Eric Karpinski has been on the cutting edge of bringing positive psychology tools to workplaces for over 10 years with clients that include Intel, Facebook, IBM, T-Mobile, and many others where he has helped managers and executives lead with positive emotions to drive team productivity, engagement, and performance. He is a key member of Shawn Achor’s GoodThink team and Eric’s new book, Put Happiness to Work, has just been released and we highly recommend it.
In this week’s episode, we explore tiny evidence-based actions and habits you can take to improve levels of happiness and engagement for yourself and others as you work.
Connect with Eric Karpinski:GET YOUR FREE MAKING IT WORK CHEATSHEET
- [ 02:54] – Eric explains why employee engagement is generally done wrong in most workplaces.
- [05:12] – Eric outlines the differences between happiness and wellbeing in workplaces.
- [11:51] – Eric outlines the two different groups of employees who are likely to benefit most from happiness and wellbeing strategies in workplaces.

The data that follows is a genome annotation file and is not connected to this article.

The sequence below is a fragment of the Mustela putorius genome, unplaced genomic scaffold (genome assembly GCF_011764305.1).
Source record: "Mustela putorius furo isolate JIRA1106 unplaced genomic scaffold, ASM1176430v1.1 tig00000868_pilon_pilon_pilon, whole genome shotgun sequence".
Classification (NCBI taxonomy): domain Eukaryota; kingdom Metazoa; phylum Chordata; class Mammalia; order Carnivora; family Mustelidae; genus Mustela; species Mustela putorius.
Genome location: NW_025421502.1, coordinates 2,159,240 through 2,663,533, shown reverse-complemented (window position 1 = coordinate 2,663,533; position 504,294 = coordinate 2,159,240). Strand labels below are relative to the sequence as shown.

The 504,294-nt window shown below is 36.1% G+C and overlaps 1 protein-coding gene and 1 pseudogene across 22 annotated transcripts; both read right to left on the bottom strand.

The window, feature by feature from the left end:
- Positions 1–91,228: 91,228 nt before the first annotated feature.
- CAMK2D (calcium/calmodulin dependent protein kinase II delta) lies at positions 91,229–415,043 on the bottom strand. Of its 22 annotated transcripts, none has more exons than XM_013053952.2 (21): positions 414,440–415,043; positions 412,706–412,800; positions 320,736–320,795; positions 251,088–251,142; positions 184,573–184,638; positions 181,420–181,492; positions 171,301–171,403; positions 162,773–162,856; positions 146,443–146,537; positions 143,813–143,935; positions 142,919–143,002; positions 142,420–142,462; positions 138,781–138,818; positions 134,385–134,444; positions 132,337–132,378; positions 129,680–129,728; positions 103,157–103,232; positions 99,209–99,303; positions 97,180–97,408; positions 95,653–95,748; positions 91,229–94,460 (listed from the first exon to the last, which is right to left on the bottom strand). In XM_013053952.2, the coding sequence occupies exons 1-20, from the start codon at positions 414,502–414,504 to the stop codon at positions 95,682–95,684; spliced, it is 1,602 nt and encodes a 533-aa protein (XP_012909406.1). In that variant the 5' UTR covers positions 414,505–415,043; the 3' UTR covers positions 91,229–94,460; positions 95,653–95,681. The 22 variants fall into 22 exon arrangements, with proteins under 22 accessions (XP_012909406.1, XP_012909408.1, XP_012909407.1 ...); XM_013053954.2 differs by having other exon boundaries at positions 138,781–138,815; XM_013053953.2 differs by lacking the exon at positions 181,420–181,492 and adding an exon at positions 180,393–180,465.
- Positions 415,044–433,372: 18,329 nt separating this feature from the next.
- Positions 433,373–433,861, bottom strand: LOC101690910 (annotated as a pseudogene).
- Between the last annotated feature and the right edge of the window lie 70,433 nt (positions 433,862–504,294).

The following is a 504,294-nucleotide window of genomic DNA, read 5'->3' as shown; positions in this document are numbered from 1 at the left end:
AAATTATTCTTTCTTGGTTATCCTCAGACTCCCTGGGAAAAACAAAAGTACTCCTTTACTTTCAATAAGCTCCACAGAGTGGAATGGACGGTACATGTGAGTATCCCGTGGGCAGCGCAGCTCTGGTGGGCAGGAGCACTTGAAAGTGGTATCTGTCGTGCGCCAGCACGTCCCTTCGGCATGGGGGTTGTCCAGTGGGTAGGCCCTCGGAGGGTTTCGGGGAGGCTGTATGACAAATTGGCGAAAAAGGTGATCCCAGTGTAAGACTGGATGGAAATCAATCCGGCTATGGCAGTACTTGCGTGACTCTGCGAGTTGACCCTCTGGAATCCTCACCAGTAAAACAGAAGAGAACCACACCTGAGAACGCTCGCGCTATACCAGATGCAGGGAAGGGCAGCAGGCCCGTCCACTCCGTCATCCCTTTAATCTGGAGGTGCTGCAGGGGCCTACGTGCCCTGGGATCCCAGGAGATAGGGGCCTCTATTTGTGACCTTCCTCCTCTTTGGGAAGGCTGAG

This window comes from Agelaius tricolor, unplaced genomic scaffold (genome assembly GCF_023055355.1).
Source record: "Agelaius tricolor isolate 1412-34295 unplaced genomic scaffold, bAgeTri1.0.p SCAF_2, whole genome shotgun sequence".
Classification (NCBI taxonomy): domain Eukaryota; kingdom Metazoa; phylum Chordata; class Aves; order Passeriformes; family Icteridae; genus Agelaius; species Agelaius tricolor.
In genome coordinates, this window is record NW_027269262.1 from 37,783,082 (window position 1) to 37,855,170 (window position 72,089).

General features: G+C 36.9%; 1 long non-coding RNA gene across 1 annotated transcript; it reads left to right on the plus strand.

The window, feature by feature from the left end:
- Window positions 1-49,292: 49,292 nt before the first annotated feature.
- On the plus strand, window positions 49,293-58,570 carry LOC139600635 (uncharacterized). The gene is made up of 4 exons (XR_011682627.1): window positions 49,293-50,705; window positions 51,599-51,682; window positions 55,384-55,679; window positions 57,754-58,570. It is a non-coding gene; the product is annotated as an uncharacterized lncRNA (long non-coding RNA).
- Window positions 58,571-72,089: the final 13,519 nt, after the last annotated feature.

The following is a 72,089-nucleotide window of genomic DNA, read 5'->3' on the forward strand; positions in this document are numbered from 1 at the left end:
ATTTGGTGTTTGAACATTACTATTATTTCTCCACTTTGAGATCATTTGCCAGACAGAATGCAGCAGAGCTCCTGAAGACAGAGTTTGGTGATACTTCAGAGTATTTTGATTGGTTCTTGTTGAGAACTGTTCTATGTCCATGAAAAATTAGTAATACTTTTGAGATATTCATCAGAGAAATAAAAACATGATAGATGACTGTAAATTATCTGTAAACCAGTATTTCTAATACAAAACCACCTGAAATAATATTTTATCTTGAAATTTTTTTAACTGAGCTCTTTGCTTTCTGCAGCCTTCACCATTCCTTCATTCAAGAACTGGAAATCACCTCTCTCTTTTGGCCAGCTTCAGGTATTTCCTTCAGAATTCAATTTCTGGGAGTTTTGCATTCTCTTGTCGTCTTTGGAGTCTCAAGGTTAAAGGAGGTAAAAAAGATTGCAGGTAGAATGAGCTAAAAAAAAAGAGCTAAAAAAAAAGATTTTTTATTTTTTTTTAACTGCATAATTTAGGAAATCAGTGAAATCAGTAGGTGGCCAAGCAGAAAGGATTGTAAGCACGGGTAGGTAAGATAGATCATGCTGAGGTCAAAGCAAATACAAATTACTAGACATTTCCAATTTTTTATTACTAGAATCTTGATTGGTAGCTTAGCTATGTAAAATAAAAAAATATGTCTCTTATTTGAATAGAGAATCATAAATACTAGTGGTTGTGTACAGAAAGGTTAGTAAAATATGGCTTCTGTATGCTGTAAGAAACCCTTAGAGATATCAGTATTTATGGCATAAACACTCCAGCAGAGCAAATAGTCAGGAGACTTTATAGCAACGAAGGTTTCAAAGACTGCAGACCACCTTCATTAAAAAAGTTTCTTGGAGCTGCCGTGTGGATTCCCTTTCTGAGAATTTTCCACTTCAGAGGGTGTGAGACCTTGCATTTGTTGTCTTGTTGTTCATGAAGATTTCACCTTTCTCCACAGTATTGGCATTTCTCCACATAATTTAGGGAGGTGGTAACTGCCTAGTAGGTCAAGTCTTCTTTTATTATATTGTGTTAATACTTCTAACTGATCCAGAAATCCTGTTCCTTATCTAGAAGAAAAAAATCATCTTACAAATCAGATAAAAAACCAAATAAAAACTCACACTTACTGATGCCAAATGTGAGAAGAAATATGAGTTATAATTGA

- [14:51] – Eric shares how putting stress to work can help improve employee happiness.
- [19:39] – Eric explains how embracing the negative can also help to make workers feel happier.
- [23:18] – Eric provides some examples of team habits that can be used to improve happiness and engagement for workers.
- [28:19] – Eric offers some tips on overcoming the challenges leaders and workplaces often face in implementing these happiness habits consistently.
- [30:41] – Eric completes the lightning round!
Thanks for listening!
Thanks so much for joining me again this week. If you enjoyed this episode, please share it using the social media buttons you see at the bottom of this post.
Please leave an honest review for the Making Positive Psychology Work Podcast on iTunes. Ratings and reviews are extremely helpful and greatly appreciated. They do matter in the rankings of the show, and I read each and every one of them. And don’t forget to subscribe to the show on iTunes to get automatic updates. It’s free!
Until next time, take care! Thank you, Eric!